New ways to make money in Covid-19 pandemic

In the bedroom of her New York apartment, Ms Alison Mazur relaxed into her chair while an aesthetician coated her nails in taupe polish. It was the first manicure-pedicure she’d had in four months, since coronavirus restrictions forced salons across the country to close their doors.

“I was like, what the heck, I live in New York City – there’s got to be a company that’s doing something to accommodate self-care during this time,” she said.

A Google search led her to MySpa2Go, which is based in the city and provides at-home nail services, waxing, facials, makeup, eyelash extensions, haircuts and massages, for a premium price. A deluxe manicure-pedicure costs US$125 (S$172), notably higher than the usual price at a New York City nail salon.

Before the pandemic, getting a manicure, buying a movie ticket, attending an exercise class or going on a shopping trip were relatively affordable pastimes for the upper-middle class. But the virus has increasingly made these pursuits even more exclusive – available at a premium for those affluent enough to enjoy them in a private setting.

Miss going to the movies? For about US$350, you can rent an entire auditorium at Moviehouse & Eatery, a luxury theatre chain in Texas. Eager to get back to your exercise routine? Gymguyz, a personal training company in New York, offers socially distanced one-on-one workouts in customers’ homes or backyards for up to US$100.

If swimming is your thing, Swimply allows you to rent a private pool in someone’s backyard for up to US$60 an hour.

Demand for MySpa2Go’s services quadrupled after the pandemic hit, and the company has a wait list of 10 to 15 people on any given day, its owner, Ms Lori Traub, said.

“People have been calling and begging for services, telling us that they would pay any amount of money to have services done,” she said. “They were literally saying: ‘Charge me double. Charge me triple. I’ll pay anything to get service.'”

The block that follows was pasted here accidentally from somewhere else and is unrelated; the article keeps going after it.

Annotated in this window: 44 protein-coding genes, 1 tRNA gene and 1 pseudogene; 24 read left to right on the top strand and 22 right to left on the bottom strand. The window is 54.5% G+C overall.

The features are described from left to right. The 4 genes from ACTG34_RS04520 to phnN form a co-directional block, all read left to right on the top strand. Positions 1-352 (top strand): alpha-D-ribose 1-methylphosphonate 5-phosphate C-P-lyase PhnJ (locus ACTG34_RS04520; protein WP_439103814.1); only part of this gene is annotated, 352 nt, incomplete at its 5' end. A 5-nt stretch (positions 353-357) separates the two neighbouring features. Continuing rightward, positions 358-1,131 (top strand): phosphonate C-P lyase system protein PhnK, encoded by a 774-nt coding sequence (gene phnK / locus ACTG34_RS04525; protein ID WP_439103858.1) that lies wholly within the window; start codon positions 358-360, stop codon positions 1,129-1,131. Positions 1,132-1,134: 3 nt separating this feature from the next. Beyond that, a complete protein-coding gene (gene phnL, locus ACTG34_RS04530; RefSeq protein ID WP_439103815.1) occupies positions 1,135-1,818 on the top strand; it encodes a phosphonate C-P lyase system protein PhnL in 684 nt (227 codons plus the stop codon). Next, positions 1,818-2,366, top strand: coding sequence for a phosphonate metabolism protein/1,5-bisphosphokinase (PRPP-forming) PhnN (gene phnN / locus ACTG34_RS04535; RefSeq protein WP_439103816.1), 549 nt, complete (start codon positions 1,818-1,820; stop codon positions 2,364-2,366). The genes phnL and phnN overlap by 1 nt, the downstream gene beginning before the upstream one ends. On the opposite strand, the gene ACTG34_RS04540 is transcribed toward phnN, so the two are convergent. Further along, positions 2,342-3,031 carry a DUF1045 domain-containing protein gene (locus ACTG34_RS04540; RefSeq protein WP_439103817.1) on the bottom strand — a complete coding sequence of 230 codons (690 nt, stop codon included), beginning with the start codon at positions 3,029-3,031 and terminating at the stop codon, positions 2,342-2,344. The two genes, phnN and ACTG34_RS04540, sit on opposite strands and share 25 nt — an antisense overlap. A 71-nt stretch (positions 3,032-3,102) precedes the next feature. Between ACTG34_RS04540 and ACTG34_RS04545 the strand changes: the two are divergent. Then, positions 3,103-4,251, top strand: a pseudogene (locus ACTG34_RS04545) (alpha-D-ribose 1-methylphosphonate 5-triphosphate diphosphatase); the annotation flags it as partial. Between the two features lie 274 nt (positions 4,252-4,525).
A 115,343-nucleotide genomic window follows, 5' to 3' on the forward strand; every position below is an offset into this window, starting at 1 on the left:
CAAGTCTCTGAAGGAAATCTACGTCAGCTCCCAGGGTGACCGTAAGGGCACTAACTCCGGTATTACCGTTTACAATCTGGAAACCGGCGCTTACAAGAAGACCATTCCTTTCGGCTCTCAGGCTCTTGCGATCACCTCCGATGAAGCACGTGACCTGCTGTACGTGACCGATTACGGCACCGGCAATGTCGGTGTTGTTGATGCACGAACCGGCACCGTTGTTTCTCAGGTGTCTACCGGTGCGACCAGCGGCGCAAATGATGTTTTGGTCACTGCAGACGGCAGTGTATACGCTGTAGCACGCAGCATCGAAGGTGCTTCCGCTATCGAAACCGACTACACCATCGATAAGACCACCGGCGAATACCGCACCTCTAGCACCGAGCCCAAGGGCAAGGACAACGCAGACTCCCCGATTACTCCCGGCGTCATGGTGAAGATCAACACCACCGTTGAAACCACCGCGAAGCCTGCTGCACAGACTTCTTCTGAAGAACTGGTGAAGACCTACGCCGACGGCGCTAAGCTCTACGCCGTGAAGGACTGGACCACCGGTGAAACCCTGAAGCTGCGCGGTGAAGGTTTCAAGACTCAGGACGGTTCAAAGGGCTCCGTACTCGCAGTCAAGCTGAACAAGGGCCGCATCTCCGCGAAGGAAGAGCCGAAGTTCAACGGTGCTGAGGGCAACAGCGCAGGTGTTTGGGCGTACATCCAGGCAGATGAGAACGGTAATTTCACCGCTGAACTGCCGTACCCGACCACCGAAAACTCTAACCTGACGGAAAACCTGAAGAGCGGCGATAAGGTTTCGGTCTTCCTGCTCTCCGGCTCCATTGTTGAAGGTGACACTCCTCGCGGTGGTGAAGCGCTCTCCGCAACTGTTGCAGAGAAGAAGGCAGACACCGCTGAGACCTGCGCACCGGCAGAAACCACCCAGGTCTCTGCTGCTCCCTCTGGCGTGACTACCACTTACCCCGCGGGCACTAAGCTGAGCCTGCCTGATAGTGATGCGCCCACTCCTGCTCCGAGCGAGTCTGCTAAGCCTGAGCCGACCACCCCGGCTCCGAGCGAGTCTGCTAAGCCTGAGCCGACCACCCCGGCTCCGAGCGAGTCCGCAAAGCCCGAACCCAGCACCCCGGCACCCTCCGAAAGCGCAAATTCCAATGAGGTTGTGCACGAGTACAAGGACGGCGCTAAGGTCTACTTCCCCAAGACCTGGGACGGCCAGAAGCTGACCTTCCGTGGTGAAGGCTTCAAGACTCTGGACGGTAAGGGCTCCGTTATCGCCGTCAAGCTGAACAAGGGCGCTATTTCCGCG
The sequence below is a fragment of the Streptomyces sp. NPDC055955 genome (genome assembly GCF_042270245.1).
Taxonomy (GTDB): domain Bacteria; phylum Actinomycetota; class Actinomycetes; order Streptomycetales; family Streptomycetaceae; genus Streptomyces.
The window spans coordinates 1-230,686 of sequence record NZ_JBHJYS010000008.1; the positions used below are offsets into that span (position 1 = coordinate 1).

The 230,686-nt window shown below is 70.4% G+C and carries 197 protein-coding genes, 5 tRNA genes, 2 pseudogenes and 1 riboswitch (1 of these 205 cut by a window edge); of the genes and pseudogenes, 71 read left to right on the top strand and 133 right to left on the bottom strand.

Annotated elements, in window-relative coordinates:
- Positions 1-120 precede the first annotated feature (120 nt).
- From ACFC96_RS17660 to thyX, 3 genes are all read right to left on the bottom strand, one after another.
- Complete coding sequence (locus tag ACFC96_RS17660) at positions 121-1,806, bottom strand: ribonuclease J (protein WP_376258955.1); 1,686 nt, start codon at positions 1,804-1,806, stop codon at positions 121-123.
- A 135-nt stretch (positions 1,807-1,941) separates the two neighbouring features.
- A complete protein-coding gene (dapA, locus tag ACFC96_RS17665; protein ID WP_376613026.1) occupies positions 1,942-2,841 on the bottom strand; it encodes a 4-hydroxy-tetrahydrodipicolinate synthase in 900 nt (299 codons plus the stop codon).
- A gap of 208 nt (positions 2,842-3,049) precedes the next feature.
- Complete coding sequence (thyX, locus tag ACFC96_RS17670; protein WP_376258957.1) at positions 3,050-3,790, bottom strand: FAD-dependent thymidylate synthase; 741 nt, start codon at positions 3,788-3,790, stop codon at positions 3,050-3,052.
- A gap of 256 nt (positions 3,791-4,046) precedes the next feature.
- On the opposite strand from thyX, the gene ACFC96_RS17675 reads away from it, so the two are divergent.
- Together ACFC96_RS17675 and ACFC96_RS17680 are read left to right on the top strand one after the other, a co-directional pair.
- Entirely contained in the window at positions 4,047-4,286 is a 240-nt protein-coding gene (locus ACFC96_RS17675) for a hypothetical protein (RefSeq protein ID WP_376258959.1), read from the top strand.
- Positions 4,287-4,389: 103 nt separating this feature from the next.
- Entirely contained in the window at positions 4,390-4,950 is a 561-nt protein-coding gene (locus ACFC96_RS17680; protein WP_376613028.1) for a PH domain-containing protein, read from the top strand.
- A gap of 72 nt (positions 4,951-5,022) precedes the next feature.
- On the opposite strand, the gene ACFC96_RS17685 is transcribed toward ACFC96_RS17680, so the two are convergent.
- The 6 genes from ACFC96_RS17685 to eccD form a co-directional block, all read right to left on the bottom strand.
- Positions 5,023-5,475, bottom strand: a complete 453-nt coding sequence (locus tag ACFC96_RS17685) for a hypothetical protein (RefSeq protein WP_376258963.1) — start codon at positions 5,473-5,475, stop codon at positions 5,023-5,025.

Ms Traub said the company had not raised prices significantly during the pandemic. MySpa2Go requires all staff members to wear protective gear, including masks and gloves, while performing services and to use disposable tools as much as possible.

Nemacolin Woodlands Resort, set on 809ha in the Allegheny Mountains of Pennsylvania, is offering a socially distanced retreat experience.

For as much as US$900 a night, guests get a butler who plans private leisure activities, including watching movies solo at the resort’s theatre or enjoying private use of its tennis courts, museums or shops.

High-end businesses are also selling one of the most sought-after commodities in the pandemic era: childcare.

In California, Beverly Hills agency Westside Nannies has received an overwhelming number of requests for people with experience as summer camp counsellors to watch children, the better to plan one-on-one camplike activities, said Ms Katie Provinziano, the agency’s managing director.

“Parents are really feeling like they want their kids to have some sense of normalcy and a little bit of that traditional summer experience within the confines of the pandemic,” she said.

Ms Victoria O’Flahavan of West Hollywood, California, hired a nanny through the agency to look after her three-year-old son while she tends to her newborn daughter. The nanny, who charges US$28 an hour, orchestrates summertime activities like planting tomatoes in the garden and setting up a lemonade stand.

“I like that he has something to look forward to, because it’s been so long since he had interaction with other kids, which just breaks my heart,” she said.

Parents are also finding ways for their children to continue pursuing athletic ambitions. In Hopkins, Minnesota, 43 Hoops Basketball Academy offers private training for up to US$90 an hour.

Elite Method, in Englewood, New Jersey, provides “concierge-style” one-on-one sports coaching and mentoring to children in their own backyard for US$250 for a 90-minute session.


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